Peace in the Middle East can only succeed within internationally agreed parameters, the permanent Representative of France to the UN said after an emergency meeting of the Security Council to discuss the United States recognition of Israeli sovereignty over the annexed Golan Heights.
“It is true on every key issue, and for the situation in the Golan in particular,” said Ambassador Francois Delattre.
Mr Delattre's remarks came as the 15 members of the Security Council talked about the Golan Heights at an open meeting on Wednesday, following President Donald Trump's decision
The French representative said that 25 years after the Oslo Accords signed by Israel and the Palestine Liberation Organisation started a peace process, “there might be a temptation to turn one's back on the agreed framework.” But, he warned the Security Council, the temptation to pursue a unilateral path is fraught with dangers.
Russia, Syria's closest ally, urged governments to continue considering the Golan Heights as occupied territory.
“If anybody feels any temptation to follow this poor example, we would urge them to refrain from this aggressive revision of international law,” Russia's deputy ambassador Vladimir Safronkov said.
And indeed, speaker after speaker expressed support for Syria's sovereignty, leaving the increasing US isolation on its Israel policy increasingly clear.
Ambassador Karen Pierce said the United Kingdom’s stance had not changed. “It is our position that the Golan Heights is territory occupied by Israel,” she said.
“Annexation of territory by force is prohibited under international law, including the UN Charter,” she said. “We emphasise [the] importance of adhering to a rules-based international system and abiding by UNSCRs, which are designed to protect that system.”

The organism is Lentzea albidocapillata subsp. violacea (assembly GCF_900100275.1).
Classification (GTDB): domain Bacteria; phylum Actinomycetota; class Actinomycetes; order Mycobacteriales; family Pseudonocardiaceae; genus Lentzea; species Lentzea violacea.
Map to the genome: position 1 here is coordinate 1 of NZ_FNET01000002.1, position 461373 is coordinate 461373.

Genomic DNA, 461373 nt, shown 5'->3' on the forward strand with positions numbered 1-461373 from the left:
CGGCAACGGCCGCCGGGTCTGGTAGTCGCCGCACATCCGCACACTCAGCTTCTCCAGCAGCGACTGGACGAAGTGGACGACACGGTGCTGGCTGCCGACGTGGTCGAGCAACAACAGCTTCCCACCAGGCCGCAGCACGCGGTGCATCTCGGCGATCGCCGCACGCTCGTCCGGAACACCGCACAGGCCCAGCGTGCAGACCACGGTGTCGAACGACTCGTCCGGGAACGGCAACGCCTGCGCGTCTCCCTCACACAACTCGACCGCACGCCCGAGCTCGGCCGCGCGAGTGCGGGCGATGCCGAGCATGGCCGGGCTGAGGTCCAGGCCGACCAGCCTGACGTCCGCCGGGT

But Ambassador Pierce underscored the UK's support of Israel's right to defend itself and urged President Bashar Al Assad's regime, Hezbollah and Iran to “refrain from actions which will only lead to increased instability in the region as well as put civilians at risk”.
South Africa, whose fraught relations with Israel led to it downgrading its embassy in Tel Aviv, said the unilateral decision by the US “does nothing to assist in finding a long-term peaceful solution to the conflict in the Middle East”.
The European members of the council – France, Britain, Germany, Belgium and Poland – also raised concerns about “broader consequences of recognising illegal annexation and also about the broader regional consequences.”
Riyad Mansour, the Palestinian ambassador to the UN, underscored the importance of “global consensus” in resolving the conflict.
Undersecretary-General Rosemary DiCarlo expressed hope that “the recent developments will not be used as an excuse by anyone to pursue actions that could undermine the relative stability of the situation on Golan and beyond.”
Mr Trump's proclamation that the Golan Heights are part of Israel raised questions about the future of the UN Disengagement Observer Force (UNDOF) after its mandate expires on June 30.
US political coordinator Rodney Hunter told the council that UNDOF has “a vital role to play in preserving stability between Israel and Syria,” an assurance that the Trump administration's recognition of Israeli sovereignty over the strategic plateau won't affect its operation.
Israel captured the Golan Heights from Syria in the 1967 Mideast war and annexed the strategic territory in 1981. In December that year a Security Council resolution called the annexation null and void, “without international legal effect”.